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The He She Woman Man Problem Solved

During conversation, one says "he/she ought to do this" because if you just say "he ought to do this" then you are being sexist... since you didn't include "she" and only included "he" in the sentence.

What is a solution that isn't sexist for the he/she/woman/man problem in writing and conversation? There is one.. it requires some new words in the dictionary representing universal he/she and universal woman/man and women/men.

Interestingly enough, I've thought about solutions to the he/she and woman/man problem in conversation. I find the slash annoying.. and using 'he' only can be labeled as sexist since it kind of is. The he/she problem is also annoying kind of how saying Gnu/Linux is annoying compared to using just 'Linux'. Especially in conversation where you are not just going to stop and say 'slash' every fifth word. Similar problems with s/he.

Here is what I came up with:

First, one possible solution would be for the definition of 'men' in the dictionary to change.. it could be something like:

  1. men: male humans
  2. men: sometimes can be used to reference both women and men, 
     since men is the root word of women.
I find it annoying to have to go:
  He/she went to the store and  he/she bought a card for a man/woman.
I wish there was something like:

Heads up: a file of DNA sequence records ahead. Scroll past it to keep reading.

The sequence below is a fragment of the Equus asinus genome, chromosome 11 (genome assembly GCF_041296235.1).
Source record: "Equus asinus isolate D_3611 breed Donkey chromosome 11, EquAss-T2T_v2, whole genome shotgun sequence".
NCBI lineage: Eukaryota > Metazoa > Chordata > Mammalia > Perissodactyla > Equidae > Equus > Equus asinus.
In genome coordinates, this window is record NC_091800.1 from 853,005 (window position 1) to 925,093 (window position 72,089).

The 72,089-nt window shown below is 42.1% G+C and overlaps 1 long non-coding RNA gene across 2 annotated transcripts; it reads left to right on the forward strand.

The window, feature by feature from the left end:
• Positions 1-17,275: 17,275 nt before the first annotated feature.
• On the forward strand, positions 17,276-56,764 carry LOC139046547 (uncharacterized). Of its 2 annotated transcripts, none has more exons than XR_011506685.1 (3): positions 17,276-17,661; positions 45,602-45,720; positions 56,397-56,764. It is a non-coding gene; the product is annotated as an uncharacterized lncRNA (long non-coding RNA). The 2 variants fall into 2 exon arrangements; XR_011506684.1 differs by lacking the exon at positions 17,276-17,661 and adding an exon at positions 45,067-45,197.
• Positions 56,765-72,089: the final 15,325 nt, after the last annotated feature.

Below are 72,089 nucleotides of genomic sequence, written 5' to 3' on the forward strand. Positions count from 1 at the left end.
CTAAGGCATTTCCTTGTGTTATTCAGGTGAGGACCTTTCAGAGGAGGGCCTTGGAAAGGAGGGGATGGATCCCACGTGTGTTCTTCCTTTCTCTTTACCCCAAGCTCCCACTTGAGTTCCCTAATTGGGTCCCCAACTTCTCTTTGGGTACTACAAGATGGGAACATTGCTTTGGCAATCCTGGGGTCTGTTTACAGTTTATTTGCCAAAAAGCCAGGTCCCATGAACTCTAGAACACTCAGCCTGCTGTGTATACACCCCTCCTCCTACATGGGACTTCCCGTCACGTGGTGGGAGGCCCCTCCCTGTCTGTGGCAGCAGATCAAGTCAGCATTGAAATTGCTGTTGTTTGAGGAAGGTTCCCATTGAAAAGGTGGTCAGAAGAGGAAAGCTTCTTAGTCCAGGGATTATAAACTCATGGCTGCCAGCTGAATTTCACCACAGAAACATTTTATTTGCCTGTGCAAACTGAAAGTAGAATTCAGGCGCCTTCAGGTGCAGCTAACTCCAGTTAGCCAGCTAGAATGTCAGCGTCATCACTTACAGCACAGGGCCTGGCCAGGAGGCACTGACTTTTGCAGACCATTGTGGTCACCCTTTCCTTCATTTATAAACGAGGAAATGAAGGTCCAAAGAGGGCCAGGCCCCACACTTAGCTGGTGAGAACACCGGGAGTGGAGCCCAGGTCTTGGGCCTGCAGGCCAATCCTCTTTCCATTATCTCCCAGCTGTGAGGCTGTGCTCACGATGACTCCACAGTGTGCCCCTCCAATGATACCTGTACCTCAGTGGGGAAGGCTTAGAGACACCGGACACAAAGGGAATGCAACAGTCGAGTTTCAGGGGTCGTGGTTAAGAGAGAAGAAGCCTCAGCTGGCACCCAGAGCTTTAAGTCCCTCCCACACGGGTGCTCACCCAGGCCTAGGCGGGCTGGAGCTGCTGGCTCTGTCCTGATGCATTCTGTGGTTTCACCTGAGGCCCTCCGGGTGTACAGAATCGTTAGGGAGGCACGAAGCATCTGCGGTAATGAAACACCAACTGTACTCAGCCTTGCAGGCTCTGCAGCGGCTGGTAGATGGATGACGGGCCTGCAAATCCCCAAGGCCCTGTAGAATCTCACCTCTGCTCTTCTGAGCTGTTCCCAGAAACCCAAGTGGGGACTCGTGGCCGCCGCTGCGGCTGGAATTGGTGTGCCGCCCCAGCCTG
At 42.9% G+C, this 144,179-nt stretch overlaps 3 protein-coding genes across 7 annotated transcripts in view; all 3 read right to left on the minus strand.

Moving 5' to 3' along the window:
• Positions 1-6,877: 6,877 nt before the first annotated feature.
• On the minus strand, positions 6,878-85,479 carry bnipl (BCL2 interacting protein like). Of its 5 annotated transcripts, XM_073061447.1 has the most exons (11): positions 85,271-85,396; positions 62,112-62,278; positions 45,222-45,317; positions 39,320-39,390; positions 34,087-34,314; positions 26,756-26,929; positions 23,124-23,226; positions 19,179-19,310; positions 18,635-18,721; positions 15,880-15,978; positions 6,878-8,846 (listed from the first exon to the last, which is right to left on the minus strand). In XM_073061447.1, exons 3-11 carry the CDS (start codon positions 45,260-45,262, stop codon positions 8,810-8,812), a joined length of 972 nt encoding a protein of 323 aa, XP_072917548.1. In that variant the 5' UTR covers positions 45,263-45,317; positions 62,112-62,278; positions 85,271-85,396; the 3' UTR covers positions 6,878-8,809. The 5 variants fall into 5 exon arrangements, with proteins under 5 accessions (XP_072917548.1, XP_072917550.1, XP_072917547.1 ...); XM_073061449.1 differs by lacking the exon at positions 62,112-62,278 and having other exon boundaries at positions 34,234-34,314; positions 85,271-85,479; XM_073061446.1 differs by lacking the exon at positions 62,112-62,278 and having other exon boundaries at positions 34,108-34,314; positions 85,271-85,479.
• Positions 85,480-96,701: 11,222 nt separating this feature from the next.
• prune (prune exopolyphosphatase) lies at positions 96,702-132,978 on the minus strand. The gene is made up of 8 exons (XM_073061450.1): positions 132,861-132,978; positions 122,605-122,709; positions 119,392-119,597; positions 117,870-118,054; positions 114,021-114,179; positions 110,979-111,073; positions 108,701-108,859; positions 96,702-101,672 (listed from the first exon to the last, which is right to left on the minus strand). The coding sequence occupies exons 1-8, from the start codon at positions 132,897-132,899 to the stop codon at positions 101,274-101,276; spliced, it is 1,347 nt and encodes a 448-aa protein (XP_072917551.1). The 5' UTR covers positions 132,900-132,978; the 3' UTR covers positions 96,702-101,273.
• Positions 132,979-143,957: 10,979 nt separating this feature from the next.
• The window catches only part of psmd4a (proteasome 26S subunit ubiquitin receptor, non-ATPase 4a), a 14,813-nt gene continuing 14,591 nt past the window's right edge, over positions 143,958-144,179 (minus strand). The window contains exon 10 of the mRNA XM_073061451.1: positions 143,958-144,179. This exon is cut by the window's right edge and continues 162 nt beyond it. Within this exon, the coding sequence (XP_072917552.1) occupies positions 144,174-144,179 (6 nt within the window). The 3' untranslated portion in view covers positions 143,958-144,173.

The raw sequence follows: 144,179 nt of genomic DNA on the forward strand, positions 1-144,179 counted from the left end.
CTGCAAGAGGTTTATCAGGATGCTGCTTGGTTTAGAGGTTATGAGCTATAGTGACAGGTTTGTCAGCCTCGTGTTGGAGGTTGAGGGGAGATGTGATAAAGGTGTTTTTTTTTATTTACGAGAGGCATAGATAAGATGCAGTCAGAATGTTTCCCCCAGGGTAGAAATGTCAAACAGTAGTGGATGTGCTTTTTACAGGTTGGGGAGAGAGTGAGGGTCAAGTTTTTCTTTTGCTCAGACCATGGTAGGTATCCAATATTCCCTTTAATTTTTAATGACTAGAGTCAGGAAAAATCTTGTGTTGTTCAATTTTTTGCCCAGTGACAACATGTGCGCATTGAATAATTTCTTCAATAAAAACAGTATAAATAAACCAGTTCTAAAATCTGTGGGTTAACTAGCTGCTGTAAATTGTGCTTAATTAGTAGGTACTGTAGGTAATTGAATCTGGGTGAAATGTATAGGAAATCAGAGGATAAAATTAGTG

Yee went to the store and yee bought a card for umen.
Where 'yee' was 'either a male or female' and where 'umen' means men/women.

Uman is the singular of umen.


  Yee went to the store and yee bought a card for a uman.
That would mean..
  He/she went to the store and he/she bought a card for a woman/man
  uman: a woman or a man, universal
  umen: women or men, universal
  yee: he or she, universal.

Possible alternative:

  Yee went to the store and yee bought a card for people.
  Yee went to the store and yee bought a card for a person.
The problem with 'people' or 'person' is that it is not specific enough. People could include children. Men/women are not children. Therefore umen is more specific than 'people' since umen implies only men/women.. whereas people could be children and men/women.

How are new words added to the dictionary, anyway? No one says that current english is perfect.. there is room for improvement. Who has control of the dictionary, anyway? Hmm.

Some rambling and groaning

Thanks to Hannah/Deanna/Nick/others for flaming or responding to my nonsense.. they have suggested that 'they' and 's/he' or 'human' or 'person' can be used instead of my Yee/Uman invention.

I responded with the fact that slashes are like GNU/Linux or Gnu/Linux or GNU/linux or gnu/linux. It breaks apart the conversation and disturbs the world.

I also responded with the evidence that using 'they' can cause some confusion. If I say 'they are nice', no one will ever know if I meant a group of people, or a single person.. whereas Yee clearly/explicitly implies only one person is involved. "They" can be saved for group situations. You may say.. who cares? Well, I want to know who specifically.. and if it is they, I will not know if you are pointing at the entire group of people, or just that one single person in the group.

If I say 'they are going to the store' I have no way of knowing if it is a group of people or a single person going to the store. I may not want to go to the store if only one person is going.. I may need further clarification if I am a social person that wants to go with more than one person. Yee would solve this confusion.